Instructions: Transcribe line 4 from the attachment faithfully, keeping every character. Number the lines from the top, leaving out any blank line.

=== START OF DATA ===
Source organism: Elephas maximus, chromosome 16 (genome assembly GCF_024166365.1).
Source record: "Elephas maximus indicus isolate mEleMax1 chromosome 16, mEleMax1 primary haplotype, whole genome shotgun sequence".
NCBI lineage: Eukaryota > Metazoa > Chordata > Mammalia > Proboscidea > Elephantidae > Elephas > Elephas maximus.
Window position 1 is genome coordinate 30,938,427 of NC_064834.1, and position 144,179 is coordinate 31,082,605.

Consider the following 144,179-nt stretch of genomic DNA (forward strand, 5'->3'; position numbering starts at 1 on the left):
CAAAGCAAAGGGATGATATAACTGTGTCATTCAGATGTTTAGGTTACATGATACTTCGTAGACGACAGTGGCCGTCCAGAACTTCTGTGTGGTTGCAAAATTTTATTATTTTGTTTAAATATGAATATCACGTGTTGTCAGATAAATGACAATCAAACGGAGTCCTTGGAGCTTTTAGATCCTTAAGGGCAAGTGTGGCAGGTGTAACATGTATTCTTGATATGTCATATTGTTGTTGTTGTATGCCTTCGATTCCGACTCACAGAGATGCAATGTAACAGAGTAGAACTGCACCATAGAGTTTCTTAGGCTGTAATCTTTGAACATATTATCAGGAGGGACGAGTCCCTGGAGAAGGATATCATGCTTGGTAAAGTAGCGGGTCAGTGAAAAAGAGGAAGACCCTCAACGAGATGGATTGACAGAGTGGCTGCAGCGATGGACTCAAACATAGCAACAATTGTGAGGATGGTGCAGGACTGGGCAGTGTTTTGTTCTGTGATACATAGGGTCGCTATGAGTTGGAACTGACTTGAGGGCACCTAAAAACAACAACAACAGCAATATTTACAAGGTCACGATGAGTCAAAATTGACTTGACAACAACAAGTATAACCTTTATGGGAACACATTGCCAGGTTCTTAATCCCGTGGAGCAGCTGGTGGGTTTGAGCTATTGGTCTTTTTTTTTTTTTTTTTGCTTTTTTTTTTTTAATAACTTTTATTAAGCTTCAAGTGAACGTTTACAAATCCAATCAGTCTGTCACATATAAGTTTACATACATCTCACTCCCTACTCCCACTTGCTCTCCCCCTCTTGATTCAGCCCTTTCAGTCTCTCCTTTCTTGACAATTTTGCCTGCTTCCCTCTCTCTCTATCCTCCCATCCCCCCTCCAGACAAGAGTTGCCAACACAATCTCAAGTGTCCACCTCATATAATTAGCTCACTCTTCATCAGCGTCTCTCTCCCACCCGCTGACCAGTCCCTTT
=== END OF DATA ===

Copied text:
Window position 1 is genome coordinate 30,938,427 of NC_064834.1, and position 144,179 is coordinate 31,082,605.